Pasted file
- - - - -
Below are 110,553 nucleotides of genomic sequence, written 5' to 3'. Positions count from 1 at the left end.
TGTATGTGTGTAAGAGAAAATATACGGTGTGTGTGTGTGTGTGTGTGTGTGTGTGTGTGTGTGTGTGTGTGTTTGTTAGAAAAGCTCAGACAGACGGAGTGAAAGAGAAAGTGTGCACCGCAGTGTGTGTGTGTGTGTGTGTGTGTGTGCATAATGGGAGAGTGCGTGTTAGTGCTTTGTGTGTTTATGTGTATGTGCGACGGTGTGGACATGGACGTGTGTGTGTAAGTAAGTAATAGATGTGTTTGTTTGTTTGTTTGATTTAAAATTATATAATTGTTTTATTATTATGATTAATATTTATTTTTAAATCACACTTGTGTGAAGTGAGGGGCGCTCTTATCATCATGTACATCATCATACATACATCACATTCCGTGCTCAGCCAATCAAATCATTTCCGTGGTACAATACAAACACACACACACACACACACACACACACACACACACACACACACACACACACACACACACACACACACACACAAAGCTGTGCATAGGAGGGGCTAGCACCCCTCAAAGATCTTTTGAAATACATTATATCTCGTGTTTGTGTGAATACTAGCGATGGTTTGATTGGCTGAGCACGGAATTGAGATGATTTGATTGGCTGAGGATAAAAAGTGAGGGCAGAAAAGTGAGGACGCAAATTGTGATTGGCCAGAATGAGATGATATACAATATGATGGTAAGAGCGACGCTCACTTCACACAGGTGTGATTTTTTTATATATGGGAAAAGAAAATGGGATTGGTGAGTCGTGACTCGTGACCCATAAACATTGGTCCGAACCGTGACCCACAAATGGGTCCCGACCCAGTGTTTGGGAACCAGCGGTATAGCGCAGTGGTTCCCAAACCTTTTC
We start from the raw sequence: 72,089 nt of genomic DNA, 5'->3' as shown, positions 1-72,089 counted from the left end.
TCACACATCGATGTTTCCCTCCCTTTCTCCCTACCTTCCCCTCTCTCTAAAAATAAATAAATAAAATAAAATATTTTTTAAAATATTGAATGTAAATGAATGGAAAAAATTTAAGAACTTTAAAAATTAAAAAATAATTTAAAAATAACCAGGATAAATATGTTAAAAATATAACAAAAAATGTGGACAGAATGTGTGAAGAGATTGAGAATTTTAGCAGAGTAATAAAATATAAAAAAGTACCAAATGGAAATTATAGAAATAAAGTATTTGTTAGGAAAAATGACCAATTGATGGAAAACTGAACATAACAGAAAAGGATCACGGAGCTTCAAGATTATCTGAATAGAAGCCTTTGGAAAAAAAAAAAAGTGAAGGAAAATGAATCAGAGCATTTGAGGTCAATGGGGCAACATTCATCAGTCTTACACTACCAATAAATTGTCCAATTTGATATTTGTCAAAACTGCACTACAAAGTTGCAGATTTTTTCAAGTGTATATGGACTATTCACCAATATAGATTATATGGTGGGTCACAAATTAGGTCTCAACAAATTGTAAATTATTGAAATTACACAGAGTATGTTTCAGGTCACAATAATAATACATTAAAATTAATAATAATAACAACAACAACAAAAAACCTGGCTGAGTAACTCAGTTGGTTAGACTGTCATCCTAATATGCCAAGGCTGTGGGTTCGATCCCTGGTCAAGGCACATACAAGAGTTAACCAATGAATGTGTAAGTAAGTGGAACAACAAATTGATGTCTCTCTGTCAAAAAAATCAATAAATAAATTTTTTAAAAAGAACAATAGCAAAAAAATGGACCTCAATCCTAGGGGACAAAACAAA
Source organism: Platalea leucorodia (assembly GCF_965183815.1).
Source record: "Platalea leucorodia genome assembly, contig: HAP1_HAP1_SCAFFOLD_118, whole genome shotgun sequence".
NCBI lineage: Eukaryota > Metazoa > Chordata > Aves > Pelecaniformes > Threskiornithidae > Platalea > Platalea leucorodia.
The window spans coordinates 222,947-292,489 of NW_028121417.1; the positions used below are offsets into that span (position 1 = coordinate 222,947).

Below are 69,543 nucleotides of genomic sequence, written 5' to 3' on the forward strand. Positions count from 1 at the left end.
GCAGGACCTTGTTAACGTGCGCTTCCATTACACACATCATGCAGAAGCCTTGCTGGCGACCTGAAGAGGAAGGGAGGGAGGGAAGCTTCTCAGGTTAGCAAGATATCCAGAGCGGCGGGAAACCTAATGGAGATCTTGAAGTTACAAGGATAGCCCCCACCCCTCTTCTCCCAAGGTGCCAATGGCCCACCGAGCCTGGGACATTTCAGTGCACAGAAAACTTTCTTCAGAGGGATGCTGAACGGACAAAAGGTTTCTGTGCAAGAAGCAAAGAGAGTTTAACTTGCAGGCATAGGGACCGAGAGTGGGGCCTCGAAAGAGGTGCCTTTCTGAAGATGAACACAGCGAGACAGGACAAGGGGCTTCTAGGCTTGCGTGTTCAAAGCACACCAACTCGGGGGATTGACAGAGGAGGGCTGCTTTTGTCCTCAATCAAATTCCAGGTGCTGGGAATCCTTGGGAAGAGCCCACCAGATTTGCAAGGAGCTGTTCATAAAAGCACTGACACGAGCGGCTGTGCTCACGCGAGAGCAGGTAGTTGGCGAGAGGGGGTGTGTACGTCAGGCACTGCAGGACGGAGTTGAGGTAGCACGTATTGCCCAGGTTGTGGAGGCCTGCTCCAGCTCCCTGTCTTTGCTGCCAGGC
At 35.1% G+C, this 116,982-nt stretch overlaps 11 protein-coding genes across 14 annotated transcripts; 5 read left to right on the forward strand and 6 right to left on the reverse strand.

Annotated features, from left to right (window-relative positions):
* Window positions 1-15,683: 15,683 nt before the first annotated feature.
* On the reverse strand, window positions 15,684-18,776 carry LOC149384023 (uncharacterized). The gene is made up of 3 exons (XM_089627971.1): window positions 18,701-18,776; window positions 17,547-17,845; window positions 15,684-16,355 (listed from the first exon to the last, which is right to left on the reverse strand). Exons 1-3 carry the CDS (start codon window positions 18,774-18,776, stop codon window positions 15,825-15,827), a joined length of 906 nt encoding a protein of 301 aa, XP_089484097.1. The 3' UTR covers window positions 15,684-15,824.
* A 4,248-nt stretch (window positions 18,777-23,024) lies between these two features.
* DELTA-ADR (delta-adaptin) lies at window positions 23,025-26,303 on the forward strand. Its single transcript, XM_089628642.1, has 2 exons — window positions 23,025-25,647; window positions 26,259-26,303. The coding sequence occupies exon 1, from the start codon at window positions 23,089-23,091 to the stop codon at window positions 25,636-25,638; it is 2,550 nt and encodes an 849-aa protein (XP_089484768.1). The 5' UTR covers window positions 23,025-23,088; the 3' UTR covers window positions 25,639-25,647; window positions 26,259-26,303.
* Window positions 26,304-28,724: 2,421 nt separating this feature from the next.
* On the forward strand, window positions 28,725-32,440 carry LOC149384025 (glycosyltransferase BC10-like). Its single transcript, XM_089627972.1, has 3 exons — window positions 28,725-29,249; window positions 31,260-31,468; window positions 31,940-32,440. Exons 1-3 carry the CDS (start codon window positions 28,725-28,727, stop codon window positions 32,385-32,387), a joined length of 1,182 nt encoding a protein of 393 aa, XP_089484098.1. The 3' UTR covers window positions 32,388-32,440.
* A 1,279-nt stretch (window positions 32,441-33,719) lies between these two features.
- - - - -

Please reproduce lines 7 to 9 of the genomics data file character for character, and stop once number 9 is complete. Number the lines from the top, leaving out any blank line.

NCBI lineage: Eukaryota > Metazoa > Chordata > Aves > Pelecaniformes > Threskiornithidae > Platalea > Platalea leucorodia.
The window spans coordinates 222,947-292,489 of NW_028121417.1; the positions used below are offsets into that span (position 1 = coordinate 222,947).

Below are 69,543 nucleotides of genomic sequence, written 5' to 3' on the forward strand. Positions count from 1 at the left end.